The answer is no. As the chart to the left shows, the Cowboys gained a lot more yards-per-play in short-yardage situations out of the aforementioned Shotgun formations as opposed to the Double Tight ones. In fact, the Cowboys gained over 2.3 yards more per play out of “Gun Tight End Spread” and “Gun Trips Left.”
So with such a large disparity, it is obvious that running short-yardage plays out of Shotgun formations is preferable to doing so out of Double Tight formations, right?
Not so fast. Yards-per-play is certainly important, but it can often be very misleading. A collection of 11 runs for 99 yards yields an impressive 9.0 yards-per-carry average. However, if one of those 11 runs went for all 99 yards, the offense basically failed on 10 out of 11 plays. Thus, an average is only significant in the absence of large outliers. The 99-yard run is just that–an outlier–and significantly skews the overall yards-per-carry.
In the case of the Cowboys’ 2009 short-yardage plays, the existence of outliers makes the initial appearance not necessarily reflect reality. There were six short-yardage plays run out of Shotgun that went for 10 or more yards, compared to just one from the Double Tight formation.
While you always want to maximize your opportunity for big plays, this is only beneficial to an offense if it does not significantly affect your percentage of negative plays. However, of the 27 short-yardage plays run out of Shotgun, just 15 (55.6 percent) went for a first down. In comparison, the Cowboys were successful in obtaining a first down on 20 of 25 (80.0 percent) Double Tight short-yardage plays, despite averaging just 3.40 yards-per-play.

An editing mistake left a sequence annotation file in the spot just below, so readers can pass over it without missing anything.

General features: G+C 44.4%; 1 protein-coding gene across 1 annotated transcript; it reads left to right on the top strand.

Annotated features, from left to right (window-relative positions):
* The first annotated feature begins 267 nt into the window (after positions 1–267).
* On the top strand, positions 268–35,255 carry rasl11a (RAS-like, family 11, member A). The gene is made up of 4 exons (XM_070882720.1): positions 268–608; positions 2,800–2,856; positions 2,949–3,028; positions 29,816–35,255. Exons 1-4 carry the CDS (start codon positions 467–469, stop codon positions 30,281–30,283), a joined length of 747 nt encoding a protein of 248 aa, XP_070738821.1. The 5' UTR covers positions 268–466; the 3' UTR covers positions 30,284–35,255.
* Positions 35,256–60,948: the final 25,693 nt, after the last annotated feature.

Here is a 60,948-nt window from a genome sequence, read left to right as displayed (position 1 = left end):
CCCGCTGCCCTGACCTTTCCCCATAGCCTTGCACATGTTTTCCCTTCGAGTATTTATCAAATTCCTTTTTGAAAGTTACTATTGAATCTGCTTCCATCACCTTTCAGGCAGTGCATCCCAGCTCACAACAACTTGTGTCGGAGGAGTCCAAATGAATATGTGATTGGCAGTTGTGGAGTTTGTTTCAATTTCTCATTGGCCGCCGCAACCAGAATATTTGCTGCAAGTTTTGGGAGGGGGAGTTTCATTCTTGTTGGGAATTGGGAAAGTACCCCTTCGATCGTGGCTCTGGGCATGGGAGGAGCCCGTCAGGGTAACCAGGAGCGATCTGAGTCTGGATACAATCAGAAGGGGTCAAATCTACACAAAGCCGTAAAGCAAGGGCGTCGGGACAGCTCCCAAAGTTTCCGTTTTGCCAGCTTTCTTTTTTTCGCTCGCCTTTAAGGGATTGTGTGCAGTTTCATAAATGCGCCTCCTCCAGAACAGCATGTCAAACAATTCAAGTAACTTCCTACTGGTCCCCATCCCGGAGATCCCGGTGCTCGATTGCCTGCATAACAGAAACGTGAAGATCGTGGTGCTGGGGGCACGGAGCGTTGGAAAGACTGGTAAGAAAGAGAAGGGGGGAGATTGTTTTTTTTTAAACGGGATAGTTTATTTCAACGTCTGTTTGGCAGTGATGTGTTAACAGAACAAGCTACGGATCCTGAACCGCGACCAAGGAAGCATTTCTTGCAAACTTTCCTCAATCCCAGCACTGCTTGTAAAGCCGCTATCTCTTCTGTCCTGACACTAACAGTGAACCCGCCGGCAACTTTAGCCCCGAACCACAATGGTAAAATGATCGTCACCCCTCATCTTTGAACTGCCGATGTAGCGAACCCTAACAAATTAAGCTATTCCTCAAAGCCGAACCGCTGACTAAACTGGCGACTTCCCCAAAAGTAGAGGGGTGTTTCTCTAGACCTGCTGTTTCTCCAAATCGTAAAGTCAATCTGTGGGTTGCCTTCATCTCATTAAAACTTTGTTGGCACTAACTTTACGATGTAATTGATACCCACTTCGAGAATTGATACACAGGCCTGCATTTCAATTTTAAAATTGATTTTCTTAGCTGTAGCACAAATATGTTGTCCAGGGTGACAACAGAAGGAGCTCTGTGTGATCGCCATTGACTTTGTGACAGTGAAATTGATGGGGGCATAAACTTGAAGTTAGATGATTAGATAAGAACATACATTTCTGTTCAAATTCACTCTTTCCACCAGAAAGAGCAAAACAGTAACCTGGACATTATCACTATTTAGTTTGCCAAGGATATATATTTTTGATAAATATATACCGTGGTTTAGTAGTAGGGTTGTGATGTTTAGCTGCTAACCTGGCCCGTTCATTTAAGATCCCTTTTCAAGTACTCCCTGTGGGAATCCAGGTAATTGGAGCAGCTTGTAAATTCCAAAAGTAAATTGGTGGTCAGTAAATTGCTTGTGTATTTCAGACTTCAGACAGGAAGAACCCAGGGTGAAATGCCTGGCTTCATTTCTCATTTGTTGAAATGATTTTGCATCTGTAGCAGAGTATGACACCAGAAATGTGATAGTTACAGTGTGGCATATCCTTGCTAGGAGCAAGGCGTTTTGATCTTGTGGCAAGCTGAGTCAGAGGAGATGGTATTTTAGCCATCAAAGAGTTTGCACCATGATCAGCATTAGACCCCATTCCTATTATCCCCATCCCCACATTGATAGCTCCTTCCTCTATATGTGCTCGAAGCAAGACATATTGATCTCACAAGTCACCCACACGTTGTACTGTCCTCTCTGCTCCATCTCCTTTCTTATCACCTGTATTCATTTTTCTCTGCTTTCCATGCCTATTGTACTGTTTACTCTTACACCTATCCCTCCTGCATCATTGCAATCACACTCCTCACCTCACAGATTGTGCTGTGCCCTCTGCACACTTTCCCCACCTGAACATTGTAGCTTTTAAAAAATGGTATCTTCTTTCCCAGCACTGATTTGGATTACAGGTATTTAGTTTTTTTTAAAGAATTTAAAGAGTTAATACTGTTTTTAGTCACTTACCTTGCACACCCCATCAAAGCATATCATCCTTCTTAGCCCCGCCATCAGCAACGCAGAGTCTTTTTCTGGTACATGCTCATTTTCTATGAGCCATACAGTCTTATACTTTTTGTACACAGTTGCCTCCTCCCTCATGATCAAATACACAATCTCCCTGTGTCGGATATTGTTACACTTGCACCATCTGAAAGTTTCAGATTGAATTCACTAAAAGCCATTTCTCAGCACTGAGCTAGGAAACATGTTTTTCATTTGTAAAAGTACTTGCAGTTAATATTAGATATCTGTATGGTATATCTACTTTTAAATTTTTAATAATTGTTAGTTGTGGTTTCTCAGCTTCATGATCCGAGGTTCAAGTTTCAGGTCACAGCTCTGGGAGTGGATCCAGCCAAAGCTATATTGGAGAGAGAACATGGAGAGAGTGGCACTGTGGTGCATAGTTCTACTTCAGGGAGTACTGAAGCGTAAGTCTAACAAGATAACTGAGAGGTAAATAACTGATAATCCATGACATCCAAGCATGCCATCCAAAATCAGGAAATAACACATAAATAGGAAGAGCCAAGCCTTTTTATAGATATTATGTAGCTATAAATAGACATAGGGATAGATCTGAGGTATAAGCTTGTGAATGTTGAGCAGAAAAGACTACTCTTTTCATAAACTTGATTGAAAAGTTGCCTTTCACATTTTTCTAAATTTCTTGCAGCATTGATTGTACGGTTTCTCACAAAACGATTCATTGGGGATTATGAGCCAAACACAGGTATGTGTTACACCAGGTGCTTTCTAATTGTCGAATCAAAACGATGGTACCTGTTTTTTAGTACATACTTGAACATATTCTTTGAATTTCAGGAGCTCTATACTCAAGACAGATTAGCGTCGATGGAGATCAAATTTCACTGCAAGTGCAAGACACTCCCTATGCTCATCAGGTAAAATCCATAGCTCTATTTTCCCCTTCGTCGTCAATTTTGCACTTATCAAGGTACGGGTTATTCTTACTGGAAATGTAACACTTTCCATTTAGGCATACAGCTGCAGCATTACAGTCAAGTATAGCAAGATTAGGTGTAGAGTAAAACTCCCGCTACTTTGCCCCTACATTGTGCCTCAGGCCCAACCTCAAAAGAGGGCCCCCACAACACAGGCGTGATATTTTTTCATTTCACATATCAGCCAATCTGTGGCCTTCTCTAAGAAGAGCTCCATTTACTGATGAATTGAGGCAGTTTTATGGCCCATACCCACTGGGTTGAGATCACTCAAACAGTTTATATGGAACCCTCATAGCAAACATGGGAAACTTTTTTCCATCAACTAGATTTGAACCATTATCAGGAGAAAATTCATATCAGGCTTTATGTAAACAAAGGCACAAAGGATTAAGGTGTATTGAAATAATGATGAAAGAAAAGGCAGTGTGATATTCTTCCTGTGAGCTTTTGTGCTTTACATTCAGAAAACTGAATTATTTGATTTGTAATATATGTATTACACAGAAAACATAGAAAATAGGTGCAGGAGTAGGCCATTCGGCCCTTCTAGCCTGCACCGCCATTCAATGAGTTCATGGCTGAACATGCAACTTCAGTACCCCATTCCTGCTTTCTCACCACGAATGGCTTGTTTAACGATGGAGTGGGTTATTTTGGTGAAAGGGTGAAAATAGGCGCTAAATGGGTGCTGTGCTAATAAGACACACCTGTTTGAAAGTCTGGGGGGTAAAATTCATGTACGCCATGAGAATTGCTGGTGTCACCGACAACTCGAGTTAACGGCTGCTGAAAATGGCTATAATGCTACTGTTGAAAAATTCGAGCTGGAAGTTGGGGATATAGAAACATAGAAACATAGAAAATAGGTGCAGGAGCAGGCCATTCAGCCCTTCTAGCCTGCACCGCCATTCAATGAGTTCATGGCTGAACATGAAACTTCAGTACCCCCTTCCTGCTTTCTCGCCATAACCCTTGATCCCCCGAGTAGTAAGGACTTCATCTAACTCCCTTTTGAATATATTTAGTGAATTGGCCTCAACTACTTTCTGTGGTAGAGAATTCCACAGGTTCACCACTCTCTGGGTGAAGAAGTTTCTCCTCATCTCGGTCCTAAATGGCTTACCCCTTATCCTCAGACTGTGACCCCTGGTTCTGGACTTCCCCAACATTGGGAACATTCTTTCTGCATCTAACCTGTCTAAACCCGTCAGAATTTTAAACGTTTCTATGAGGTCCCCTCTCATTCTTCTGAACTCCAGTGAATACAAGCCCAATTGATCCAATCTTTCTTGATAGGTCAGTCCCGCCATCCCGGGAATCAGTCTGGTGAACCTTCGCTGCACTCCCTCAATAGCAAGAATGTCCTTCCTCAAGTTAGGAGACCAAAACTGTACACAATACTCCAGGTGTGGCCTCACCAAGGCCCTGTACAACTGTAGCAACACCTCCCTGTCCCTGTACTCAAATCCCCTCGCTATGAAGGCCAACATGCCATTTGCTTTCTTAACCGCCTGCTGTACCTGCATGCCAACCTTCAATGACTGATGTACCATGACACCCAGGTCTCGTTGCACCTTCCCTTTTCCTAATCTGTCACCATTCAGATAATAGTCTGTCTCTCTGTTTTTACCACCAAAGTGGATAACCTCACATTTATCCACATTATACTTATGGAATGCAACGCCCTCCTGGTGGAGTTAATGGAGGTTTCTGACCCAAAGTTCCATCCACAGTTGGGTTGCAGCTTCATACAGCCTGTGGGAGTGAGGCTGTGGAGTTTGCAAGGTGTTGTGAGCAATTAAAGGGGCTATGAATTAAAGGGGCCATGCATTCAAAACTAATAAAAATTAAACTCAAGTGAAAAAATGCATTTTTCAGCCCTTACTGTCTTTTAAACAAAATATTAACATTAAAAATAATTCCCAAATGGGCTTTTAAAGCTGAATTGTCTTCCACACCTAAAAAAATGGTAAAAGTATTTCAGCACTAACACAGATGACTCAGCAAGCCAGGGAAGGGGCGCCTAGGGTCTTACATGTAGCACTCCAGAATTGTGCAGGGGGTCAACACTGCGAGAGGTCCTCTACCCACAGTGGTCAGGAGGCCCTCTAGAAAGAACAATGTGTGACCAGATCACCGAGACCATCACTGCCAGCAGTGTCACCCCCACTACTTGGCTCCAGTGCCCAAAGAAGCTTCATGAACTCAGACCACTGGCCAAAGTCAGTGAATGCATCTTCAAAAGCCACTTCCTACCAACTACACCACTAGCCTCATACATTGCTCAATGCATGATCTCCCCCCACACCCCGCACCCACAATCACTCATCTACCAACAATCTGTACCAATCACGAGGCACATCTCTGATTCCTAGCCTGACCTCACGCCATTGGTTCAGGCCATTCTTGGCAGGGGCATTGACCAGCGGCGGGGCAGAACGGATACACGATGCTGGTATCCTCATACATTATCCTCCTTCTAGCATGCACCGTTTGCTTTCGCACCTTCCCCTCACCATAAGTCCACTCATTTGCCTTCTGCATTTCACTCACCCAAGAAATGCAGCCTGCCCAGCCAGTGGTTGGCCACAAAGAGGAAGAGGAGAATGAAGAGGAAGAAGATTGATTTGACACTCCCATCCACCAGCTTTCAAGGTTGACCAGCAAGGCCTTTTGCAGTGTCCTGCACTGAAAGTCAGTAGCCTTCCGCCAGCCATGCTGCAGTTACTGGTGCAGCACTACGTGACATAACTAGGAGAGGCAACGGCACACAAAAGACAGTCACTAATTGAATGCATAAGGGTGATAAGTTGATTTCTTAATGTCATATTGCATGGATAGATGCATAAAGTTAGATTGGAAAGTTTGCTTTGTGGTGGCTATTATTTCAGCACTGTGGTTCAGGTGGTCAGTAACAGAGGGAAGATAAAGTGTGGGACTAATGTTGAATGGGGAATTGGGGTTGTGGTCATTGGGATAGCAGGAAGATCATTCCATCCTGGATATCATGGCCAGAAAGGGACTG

Finally, it is worth noting that the effectiveness of plays run out of Double Tight Right Strong Right was limited by the lack of diverse plays out of the formation. In our study on Double Tight Right Strong Right, we noticed the Cowboys ran a strong side dive out of the formation 83/116 times (71.6%), including an incredible 42/49 times (85.7%) when motioning into it. The average yards-per-carry steadily decreased on these plays as the season progressed, showing that our short-yardage statistics are not immune to being altered by outside factors.
So, does the increased upside of Shotgun short-yardage plays negate the Cowboys’ lack of consistency when implementing the formation?
It is tough to say, but we do know that the statistics can (and should) be utilized to effectively alter short-yardage play-calling. Specifically, the Cowboys could maximize their effectiveness by implementing a higher rate of Shotgun plays on 2nd and 1 and 2 to take advantage of the higher yards-per-play and increased upside the formation yields.
On 3rd and 1 and 2–situations when the team really needs to do everything possible to get a first down–employing the Double Tight formation would be smart. This combination and timing of the two formations would allow the Cowboys to reap the beneficial characteristics of each while also limiting the harmful traits.
Interestingly, Dallas actually did not implement this strategy often in 2009. Of the 27 short-yardage Shotgun plays, 17 (63.0 percent) were run on 3rd down. In comparison, just 12 of the 25 Double Tight plays were run on 3rd down (48.0 percent).
Football is a game of risk/reward. Perhaps the misuse of risk/reward in formation selection was a major reason for the Cowboys’ poor short-yardage success in 2009.